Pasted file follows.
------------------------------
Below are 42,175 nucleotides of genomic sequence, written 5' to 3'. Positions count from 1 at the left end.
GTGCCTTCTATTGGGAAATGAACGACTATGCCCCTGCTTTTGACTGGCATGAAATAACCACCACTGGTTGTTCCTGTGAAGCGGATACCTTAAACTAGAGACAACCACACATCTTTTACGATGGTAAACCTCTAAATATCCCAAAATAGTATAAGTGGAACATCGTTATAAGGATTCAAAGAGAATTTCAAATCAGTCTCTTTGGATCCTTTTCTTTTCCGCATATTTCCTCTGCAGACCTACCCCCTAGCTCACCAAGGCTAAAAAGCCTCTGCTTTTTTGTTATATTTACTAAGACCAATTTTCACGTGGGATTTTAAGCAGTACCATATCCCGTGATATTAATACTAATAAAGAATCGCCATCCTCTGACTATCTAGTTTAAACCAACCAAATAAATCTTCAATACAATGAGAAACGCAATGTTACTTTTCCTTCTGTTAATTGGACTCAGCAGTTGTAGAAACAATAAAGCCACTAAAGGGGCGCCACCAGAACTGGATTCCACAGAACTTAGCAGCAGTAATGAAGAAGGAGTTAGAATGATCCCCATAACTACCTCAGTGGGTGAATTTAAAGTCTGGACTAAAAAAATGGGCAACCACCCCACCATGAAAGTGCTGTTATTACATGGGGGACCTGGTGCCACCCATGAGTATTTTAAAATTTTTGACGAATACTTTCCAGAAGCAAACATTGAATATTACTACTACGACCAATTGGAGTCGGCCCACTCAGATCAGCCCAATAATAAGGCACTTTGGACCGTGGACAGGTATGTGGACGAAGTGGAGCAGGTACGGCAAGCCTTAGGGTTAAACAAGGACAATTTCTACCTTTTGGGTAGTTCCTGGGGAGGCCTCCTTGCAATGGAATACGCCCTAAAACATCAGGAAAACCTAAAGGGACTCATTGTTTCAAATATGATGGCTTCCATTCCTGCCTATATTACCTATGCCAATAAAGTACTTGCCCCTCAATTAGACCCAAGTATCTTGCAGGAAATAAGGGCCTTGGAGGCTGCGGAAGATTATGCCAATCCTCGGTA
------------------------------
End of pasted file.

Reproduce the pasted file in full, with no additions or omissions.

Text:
Below are 42,175 nucleotides of genomic sequence, written 5' to 3'. Positions count from 1 at the left end.
GTGCCTTCTATTGGGAAATGAACGACTATGCCCCTGCTTTTGACTGGCATGAAATAACCACCACTGGTTGTTCCTGTGAAGCGGATACCTTAAACTAGAGACAACCACACATCTTTTACGATGGTAAACCTCTAAATATCCCAAAATAGTATAAGTGGAACATCGTTATAAGGATTCAAAGAGAATTTCAAATCAGTCTCTTTGGATCCTTTTCTTTTCCGCATATTTCCTCTGCAGACCTACCCCCTAGCTCACCAAGGCTAAAAAGCCTCTGCTTTTTTGTTATATTTACTAAGACCAATTTTCACGTGGGATTTTAAGCAGTACCATATCCCGTGATATTAATACTAATAAAGAATCGCCATCCTCTGACTATCTAGTTTAAACCAACCAAATAAATCTTCAATACAATGAGAAACGCAATGTTACTTTTCCTTCTGTTAATTGGACTCAGCAGTTGTAGAAACAATAAAGCCACTAAAGGGGCGCCACCAGAACTGGATTCCACAGAACTTAGCAGCAGTAATGAAGAAGGAGTTAGAATGATCCCCATAACTACCTCAGTGGGTGAATTTAAAGTCTGGACTAAAAAAATGGGCAACCACCCCACCATGAAAGTGCTGTTATTACATGGGGGACCTGGTGCCACCCATGAGTATTTTAAAATTTTTGACGAATACTTTCCAGAAGCAAACATTGAATATTACTACTACGACCAATTGGAGTCGGCCCACTCAGATCAGCCCAATAATAAGGCACTTTGGACCGTGGACAGGTATGTGGACGAAGTGGAGCAGGTACGGCAAGCCTTAGGGTTAAACAAGGACAATTTCTACCTTTTGGGTAGTTCCTGGGGAGGCCTCCTTGCAATGGAATACGCCCTAAAACATCAGGAAAACCTAAAGGGACTCATTGTTTCAAATATGATGGCTTCCATTCCTGCCTATATTACCTATGCCAATAAAGTACTTGCCCCTCAATTAGACCCAAGTATCTTGCAGGAAATAAGGGCCTTGGAGGCTGCGGAAGATTATGCCAATCCTCGGTA